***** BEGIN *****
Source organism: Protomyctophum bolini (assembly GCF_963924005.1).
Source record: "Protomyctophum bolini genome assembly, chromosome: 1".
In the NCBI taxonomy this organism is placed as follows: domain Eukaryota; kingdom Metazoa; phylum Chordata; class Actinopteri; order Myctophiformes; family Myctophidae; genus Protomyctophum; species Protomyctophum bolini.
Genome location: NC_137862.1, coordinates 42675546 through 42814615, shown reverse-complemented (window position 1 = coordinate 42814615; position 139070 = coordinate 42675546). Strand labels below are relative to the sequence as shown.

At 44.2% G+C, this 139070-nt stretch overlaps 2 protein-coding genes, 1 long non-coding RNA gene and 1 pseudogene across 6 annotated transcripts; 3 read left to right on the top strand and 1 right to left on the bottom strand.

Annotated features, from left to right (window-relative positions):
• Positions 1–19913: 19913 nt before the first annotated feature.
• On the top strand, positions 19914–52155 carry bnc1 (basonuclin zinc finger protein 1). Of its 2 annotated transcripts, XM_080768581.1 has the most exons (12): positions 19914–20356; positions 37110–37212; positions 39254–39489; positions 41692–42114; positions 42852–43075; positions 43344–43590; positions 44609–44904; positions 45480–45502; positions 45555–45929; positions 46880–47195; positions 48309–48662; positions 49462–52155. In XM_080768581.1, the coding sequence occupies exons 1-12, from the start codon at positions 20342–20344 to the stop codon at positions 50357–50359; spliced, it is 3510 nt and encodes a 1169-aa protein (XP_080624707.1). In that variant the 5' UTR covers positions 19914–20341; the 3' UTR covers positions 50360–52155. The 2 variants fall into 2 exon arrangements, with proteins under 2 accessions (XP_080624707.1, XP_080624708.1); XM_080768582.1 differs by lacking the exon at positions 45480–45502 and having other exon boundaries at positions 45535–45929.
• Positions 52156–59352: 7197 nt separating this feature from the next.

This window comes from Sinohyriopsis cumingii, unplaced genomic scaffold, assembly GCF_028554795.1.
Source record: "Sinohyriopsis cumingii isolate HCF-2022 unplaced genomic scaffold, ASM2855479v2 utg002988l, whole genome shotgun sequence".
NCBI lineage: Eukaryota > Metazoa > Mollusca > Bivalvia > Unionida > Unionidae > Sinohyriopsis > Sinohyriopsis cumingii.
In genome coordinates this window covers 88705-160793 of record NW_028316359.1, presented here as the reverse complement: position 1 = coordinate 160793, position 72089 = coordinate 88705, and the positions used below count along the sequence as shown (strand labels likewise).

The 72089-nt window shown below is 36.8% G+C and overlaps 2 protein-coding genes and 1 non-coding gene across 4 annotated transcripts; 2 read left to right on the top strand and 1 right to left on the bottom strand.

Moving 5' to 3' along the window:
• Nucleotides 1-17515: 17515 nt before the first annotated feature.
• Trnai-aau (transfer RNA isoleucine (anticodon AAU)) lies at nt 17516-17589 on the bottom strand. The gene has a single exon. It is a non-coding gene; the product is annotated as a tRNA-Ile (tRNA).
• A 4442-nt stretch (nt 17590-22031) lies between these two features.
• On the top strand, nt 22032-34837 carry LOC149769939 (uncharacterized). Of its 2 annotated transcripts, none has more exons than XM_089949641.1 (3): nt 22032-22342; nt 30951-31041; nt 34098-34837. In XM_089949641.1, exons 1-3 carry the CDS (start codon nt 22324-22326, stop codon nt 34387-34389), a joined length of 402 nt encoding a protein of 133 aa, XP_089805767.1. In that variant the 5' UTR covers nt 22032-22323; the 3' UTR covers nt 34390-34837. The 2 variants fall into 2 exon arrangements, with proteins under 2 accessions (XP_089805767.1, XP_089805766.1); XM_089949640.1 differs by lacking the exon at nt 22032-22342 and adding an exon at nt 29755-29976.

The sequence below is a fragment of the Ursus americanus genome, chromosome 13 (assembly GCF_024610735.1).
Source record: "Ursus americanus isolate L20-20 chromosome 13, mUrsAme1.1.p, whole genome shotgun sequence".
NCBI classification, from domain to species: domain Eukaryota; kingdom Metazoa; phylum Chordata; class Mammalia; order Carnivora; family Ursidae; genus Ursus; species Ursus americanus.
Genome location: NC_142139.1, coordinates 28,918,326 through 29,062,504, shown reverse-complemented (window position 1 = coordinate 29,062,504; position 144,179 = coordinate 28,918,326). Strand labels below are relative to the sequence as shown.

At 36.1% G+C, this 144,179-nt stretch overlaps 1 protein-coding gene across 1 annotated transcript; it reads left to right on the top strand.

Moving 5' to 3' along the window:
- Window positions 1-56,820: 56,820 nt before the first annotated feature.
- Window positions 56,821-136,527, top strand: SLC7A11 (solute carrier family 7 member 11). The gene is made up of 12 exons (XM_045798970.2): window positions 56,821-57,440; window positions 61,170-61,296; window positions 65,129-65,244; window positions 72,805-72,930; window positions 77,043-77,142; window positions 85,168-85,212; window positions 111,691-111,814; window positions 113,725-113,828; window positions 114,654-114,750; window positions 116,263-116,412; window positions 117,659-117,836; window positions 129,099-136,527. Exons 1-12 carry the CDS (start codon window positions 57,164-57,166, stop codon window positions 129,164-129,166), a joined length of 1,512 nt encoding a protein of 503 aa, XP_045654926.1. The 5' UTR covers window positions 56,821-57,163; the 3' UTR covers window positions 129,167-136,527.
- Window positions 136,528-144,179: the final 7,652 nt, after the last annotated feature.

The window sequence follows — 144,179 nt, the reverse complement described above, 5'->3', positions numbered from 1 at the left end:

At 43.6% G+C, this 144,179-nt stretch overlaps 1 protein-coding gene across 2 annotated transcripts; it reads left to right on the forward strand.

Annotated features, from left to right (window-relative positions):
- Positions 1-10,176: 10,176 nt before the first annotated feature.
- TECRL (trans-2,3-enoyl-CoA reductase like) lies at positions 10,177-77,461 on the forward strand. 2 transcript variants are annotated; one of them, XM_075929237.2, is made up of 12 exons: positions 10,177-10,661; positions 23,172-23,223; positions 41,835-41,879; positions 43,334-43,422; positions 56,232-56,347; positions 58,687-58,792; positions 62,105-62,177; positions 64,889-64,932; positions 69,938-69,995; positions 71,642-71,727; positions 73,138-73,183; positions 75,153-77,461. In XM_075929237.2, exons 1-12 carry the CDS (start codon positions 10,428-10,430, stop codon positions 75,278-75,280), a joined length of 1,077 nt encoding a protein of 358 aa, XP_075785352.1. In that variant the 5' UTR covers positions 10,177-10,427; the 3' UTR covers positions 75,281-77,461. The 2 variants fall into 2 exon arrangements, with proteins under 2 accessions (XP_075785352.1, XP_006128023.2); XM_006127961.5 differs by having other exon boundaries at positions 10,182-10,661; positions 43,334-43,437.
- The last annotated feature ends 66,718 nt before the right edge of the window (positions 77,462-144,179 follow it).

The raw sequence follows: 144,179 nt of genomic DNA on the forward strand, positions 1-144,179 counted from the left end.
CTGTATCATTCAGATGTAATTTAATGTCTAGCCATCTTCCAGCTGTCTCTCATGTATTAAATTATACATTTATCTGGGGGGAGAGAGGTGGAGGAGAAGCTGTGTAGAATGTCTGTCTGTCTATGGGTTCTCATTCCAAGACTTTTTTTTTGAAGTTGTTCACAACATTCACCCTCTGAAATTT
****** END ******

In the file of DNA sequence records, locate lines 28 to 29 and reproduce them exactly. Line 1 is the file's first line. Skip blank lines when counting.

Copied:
- Window positions 136,528-144,179: the final 7,652 nt, after the last annotated feature.

The window sequence follows — 144,179 nt, the reverse complement described above, 5'->3', positions numbered from 1 at the left end: